Jumping the Gun in Identity and Security

If you’ve ever taken a basic business course, read an article on entrepreneurship, or watched Shark Tank you are likely familiar with the advice to “find a problem and fix it”.  Being first to market with a new solution to a high-profile problem is a great way to get more funding, press, and ultimately revenue. 
With the mainstream coverage of breaches, hacks, and identity fraud over the past few years it should be no surprise to see massive amounts of VC funding being funneled to new technology solutions that promise the solution.  The rush to market for these solutions may be contributing to the problem more than solving it, however.

 We have previously discussed the concerns raised by federated identity verification (allowing an individual to verify their identity based on access to an account elsewhere), namely that unauthorized access to one account can allow a bad actor to not only access other accounts but even create new accounts fraudulently.  In a similar fashion concerns are now being raised about early biometrics implementations with the security of stored biometric data such as fingerprints and even DNA in question.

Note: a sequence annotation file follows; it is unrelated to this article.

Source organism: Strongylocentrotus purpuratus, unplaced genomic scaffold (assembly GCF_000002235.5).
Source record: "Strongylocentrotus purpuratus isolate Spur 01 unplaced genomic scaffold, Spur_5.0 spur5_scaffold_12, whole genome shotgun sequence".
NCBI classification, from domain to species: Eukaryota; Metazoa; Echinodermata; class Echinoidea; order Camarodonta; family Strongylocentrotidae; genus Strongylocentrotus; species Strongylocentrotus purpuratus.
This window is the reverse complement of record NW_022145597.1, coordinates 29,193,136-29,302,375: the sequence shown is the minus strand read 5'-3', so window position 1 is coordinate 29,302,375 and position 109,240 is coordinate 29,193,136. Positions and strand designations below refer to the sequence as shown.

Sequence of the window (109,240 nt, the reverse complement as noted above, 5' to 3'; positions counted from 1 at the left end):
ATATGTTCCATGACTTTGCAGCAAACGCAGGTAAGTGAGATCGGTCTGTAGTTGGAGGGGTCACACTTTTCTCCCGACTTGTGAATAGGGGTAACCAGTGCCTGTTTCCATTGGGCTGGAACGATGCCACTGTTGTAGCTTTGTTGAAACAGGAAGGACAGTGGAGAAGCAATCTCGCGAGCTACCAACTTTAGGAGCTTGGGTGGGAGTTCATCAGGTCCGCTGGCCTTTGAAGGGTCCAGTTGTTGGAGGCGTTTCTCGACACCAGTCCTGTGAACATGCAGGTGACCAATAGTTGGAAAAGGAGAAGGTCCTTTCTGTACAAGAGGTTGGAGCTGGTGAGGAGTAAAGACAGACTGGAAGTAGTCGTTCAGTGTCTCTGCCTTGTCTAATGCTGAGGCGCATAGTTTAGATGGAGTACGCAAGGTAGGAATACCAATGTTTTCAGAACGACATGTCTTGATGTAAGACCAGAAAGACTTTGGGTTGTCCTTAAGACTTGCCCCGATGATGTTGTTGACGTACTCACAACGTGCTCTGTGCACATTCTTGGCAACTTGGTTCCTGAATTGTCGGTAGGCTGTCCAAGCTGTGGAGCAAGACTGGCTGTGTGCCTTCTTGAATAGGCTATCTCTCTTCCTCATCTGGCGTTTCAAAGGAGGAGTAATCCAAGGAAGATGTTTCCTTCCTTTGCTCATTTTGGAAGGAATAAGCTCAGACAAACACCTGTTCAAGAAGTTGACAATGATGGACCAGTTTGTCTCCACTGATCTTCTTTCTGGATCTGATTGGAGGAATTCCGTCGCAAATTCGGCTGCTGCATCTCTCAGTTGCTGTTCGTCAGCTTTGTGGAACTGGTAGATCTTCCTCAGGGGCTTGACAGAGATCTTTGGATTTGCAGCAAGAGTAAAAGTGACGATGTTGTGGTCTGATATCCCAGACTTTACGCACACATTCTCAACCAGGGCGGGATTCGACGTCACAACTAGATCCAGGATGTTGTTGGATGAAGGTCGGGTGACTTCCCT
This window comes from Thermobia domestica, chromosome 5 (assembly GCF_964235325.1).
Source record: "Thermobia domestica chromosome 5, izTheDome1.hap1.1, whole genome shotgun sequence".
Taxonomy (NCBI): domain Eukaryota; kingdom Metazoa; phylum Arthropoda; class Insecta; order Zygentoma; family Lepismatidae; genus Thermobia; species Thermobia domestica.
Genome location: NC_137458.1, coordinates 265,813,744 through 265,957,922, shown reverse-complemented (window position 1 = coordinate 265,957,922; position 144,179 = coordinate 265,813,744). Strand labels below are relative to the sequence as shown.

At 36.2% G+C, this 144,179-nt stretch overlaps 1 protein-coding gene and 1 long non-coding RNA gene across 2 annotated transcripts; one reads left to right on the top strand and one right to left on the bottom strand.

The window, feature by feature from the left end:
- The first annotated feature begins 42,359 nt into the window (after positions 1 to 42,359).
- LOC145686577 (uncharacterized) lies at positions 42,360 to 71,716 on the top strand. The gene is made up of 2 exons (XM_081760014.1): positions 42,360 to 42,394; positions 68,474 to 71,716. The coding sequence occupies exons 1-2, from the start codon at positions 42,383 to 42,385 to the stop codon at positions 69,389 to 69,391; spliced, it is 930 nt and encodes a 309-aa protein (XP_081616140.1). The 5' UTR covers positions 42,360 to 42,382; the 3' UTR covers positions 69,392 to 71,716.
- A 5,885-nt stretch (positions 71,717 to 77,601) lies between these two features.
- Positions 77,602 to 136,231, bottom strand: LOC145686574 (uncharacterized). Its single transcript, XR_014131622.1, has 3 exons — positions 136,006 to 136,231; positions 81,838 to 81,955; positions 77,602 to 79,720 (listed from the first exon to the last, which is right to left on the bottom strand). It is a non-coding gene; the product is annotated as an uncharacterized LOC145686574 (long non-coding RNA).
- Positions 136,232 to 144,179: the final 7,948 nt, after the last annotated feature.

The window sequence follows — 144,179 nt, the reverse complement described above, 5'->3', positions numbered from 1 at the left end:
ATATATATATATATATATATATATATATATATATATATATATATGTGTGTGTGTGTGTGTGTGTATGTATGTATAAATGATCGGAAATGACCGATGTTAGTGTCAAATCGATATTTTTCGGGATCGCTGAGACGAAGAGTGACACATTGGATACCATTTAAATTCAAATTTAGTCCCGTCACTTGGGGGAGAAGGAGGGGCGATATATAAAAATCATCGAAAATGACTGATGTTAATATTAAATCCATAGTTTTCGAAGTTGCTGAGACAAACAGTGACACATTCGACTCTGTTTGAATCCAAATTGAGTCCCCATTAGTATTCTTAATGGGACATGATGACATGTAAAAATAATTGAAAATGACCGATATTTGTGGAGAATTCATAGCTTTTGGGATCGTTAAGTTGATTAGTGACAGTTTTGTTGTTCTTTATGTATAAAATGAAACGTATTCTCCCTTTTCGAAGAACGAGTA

At the most basic level all identity verification is about data in exchange for access.  When companies add to either side of the equation (collecting new data points or providing new levels of access based on the existing data) then new security risks are introduced.  While most companies realize the responsibilities that come with introducing these risks, the trends so far indicate that the desire (or need) to be first to market has caused many to fail dedicating sufficient time and consideration to security.  The negative impact of solutions that have “jumped the gun” will last long after the initial security oversights.  Even properly secured biometrics solutions will be impacted by the existence of lost fingerprint data, and fraudulent accounts will continue to exist even after onboarding processes have changed.   

Companies in the identity and security industries need to remember that getting it right is more important than being first, and act accordingly.

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